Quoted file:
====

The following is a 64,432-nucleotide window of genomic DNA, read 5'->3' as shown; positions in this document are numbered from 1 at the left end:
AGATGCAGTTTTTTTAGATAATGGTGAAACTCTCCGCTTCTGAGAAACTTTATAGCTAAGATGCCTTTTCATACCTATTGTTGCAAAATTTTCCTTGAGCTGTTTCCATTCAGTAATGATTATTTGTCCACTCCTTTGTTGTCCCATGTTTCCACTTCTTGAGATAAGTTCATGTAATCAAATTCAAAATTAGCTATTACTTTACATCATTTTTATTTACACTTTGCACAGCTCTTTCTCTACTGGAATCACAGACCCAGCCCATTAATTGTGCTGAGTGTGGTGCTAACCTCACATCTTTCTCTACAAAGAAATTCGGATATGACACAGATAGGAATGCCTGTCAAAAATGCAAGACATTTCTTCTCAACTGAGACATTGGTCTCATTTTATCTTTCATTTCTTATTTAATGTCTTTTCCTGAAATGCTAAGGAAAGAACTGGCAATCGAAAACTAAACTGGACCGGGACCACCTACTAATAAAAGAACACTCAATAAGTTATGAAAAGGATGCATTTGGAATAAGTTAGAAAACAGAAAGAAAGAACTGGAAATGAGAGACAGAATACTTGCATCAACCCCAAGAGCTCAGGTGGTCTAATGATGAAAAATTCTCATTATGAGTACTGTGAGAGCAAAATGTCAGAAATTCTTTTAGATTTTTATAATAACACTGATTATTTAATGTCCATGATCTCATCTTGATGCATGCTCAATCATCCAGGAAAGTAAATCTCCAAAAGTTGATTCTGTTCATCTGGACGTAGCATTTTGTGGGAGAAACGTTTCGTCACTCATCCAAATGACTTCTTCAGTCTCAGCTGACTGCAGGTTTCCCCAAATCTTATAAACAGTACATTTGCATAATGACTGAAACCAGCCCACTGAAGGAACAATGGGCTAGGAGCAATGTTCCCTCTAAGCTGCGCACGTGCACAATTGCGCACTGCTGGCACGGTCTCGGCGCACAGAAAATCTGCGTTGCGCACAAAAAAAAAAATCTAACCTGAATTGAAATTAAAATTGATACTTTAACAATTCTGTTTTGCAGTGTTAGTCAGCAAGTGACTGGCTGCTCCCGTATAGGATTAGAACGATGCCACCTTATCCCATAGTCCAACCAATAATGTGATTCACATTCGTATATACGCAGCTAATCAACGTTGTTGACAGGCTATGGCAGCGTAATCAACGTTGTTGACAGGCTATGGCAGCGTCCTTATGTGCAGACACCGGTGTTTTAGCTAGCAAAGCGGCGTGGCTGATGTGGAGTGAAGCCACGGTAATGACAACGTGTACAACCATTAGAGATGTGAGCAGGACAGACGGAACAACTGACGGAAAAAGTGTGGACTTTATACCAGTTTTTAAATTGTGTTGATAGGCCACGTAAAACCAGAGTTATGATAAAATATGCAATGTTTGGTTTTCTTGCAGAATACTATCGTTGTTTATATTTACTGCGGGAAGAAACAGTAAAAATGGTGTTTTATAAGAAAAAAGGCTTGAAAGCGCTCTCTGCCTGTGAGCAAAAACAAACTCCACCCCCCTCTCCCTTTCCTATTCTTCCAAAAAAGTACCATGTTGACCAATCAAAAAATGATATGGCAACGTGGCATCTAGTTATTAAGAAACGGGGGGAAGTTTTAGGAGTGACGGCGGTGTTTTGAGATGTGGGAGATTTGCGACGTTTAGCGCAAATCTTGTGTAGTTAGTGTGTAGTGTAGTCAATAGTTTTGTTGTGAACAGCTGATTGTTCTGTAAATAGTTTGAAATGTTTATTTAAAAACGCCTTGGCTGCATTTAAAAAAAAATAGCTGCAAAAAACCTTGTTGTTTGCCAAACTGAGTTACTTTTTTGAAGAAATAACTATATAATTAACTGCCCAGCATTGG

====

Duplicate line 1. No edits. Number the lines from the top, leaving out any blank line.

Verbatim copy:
The following is a 64,432-nucleotide window of genomic DNA, read 5'->3' as shown; positions in this document are numbered from 1 at the left end: